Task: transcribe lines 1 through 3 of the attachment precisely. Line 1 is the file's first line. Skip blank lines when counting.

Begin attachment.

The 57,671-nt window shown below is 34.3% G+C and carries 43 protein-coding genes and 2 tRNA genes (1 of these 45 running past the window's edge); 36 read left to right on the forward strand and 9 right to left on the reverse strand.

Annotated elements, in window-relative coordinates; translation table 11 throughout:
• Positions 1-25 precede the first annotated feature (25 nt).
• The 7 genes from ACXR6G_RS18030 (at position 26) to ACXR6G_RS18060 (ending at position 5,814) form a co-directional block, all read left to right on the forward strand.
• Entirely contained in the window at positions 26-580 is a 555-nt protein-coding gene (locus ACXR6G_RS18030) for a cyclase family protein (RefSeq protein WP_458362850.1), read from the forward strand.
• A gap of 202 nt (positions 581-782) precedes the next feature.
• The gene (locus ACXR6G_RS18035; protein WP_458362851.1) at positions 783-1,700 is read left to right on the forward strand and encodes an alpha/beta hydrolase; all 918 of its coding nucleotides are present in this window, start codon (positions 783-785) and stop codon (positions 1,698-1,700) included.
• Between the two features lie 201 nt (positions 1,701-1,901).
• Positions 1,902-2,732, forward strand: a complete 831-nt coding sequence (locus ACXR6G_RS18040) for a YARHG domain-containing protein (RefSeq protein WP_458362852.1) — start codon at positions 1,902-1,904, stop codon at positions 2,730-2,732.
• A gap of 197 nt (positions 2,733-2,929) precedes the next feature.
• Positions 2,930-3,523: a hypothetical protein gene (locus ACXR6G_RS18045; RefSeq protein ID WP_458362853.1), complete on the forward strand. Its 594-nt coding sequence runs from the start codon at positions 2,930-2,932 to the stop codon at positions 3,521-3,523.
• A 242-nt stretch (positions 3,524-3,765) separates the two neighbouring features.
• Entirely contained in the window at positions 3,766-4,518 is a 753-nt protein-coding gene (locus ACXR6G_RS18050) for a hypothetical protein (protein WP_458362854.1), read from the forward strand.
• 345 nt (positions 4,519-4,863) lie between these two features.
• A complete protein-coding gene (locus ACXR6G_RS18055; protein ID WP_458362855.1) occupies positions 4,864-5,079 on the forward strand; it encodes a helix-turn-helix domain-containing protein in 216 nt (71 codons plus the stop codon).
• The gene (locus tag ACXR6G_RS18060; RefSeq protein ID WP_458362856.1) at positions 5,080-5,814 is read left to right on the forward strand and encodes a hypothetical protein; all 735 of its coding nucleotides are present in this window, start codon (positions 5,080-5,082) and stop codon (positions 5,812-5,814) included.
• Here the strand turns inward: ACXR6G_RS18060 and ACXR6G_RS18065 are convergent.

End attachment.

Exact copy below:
The 57,671-nt window shown below is 34.3% G+C and carries 43 protein-coding genes and 2 tRNA genes (1 of these 45 running past the window's edge); 36 read left to right on the forward strand and 9 right to left on the reverse strand.

Annotated elements, in window-relative coordinates; translation table 11 throughout:
• Positions 1-25 precede the first annotated feature (25 nt).